OFS reviewer and volunteer usher Lucy saw Baggage, July 2021.

Originally scheduled for November 2020, Oxford Theatre Guild’s production of Bev Clark’s play Baggage was well worth the wait. A winter show that excels on even the warmest days, this 45 minute production satiates all expectations and sparks every emotion. A real tear-jerker, challenging stereotypes and excavating beneath the surface. It is compelling, championing and should be compulsory for all at Christmas.

The stage is dark. The set is simple. The music falls like snowflakes, twinkling as the lights shine blues and purples on the stage. Two benches and a bus stop sit before us. We wait for what feels like an eternity until a woman, dressed in sensible winter clothing, rushes onto the stage. Sandra Winnsford (Sandy, to her friends) is well-spoken, a wife and the mother of three teenagers. Unappreciated and overwhelmed, she welcomes us into her middle-class, middle-aged miasma – preocuppied, petty and proprietous — until, hyperventilating, she passes out.

Enter Annie. ‘A bag lady’. Sandra wakes up, accuses Annie of trying to steal from her; lets slip a revealing “you people”. Annie is offended, Sandra is embarrassed and tries to make up for her faux-pas through offerings of biscuits. Annie eats, Sandra waits and eventually they find common ground. Neither woman gets the bus very often.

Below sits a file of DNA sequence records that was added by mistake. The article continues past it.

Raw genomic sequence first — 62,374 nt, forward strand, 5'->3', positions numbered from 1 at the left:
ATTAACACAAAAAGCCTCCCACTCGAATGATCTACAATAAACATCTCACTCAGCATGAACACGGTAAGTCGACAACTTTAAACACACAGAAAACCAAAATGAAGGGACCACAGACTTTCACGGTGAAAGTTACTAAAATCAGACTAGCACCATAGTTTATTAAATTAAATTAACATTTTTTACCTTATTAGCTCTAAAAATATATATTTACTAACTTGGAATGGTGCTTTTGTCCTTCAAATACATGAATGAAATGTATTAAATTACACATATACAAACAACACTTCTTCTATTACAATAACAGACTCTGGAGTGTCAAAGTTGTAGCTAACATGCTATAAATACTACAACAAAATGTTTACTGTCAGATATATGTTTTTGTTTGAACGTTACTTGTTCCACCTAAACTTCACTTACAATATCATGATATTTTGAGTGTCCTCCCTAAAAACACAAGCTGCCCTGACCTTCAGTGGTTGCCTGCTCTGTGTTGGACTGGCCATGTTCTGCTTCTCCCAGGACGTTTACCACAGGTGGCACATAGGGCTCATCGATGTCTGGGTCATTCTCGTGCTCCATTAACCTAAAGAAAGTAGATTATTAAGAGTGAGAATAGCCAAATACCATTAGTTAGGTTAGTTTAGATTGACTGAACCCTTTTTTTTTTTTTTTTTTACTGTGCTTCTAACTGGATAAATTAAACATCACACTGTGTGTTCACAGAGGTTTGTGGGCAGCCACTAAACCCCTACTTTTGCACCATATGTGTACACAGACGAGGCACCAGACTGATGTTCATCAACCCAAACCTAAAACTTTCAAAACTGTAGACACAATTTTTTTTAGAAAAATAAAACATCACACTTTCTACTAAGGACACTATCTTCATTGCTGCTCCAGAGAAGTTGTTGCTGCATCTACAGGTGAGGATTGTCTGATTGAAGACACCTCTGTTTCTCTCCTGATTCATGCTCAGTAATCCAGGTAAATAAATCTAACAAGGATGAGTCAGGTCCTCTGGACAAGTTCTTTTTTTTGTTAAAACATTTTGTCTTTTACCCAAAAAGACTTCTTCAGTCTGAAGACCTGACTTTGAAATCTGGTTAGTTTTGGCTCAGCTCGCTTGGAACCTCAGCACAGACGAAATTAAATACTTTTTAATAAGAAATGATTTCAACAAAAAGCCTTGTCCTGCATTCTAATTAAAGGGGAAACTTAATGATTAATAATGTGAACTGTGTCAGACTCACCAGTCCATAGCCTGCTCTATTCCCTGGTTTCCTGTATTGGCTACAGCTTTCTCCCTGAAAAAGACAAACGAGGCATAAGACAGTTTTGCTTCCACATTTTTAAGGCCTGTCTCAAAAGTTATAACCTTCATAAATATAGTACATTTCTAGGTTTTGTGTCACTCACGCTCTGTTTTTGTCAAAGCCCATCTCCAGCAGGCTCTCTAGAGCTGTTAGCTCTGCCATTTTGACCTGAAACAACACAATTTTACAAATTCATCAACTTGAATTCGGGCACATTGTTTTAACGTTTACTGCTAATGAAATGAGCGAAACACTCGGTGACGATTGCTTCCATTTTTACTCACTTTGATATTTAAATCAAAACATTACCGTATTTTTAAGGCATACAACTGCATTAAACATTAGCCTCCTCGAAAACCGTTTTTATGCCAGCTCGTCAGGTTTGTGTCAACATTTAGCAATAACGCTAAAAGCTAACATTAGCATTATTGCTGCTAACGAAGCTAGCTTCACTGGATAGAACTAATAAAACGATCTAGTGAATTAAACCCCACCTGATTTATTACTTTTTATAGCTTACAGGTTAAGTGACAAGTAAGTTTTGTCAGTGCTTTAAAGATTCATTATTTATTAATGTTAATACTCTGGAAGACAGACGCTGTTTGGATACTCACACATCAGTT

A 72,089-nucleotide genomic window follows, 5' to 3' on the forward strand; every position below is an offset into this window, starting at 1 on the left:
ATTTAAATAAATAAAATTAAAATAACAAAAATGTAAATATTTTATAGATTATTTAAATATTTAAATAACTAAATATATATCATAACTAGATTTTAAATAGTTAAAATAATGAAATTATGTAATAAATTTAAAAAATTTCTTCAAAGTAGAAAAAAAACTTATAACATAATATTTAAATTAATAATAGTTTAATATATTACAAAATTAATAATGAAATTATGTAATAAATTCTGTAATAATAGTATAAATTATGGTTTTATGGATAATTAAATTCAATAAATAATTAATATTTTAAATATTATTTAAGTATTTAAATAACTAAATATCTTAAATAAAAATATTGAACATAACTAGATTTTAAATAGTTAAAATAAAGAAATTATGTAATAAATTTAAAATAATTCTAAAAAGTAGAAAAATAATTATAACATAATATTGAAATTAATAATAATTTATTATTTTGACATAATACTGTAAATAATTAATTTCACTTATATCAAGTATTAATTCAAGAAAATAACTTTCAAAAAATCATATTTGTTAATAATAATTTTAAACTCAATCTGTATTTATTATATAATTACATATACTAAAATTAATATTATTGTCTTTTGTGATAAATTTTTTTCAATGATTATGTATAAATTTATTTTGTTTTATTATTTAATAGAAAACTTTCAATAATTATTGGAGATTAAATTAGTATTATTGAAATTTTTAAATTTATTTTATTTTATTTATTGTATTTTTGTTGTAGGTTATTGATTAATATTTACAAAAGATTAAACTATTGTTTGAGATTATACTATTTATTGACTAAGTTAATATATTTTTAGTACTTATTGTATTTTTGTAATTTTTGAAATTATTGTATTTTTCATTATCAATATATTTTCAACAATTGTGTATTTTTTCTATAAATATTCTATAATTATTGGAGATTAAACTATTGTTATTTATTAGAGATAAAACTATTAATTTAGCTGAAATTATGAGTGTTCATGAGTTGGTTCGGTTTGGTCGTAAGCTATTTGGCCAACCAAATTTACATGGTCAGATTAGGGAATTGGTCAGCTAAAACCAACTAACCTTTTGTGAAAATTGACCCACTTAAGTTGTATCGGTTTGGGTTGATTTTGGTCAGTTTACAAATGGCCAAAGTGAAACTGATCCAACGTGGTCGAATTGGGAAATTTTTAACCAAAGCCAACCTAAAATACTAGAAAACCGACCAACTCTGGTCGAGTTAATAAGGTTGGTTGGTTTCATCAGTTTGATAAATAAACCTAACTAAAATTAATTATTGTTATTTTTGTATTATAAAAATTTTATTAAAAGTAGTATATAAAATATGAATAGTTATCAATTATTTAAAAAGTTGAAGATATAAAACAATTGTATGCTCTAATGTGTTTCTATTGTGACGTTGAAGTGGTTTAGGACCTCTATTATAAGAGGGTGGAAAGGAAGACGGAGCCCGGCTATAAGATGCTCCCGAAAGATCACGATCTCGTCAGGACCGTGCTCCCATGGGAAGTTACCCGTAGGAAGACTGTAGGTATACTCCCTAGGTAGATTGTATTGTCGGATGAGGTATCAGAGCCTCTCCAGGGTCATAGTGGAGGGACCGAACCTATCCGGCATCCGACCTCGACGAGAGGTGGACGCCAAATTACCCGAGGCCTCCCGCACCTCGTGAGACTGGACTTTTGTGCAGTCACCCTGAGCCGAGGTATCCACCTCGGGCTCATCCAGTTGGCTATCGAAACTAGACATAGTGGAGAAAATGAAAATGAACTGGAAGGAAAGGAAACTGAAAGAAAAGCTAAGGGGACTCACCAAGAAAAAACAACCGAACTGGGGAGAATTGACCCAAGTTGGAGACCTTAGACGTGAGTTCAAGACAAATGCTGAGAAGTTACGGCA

Baggage is a magical meeting of two worlds. It blasts apart stereotypes and revels in truth. It is tragic, teeming with toil and tribulation; but also real, reciprocative and rewarding. It gets right in there; a rollercoasting 45 minutes which swells your heart and swills your tears. Especially encouraging is the play’s representation of homelessness. Annie’s tale is harrowing, a liturgy of loss which explains how she has come to reject society, to carry her belongings in a trolley with no place to call home. It is an expected wake-up call for Sandy who responds with true genorisity and kidness.

Baggage is beautiful. An exploration of loss and life, of the baggage we accumulate and which shapes us. It gives us hope, it gives us friendship. It also throws a few laughs along the way.

Breath-taking. Blubber-blooming. COMPULSORY CHRISTMAS CANON.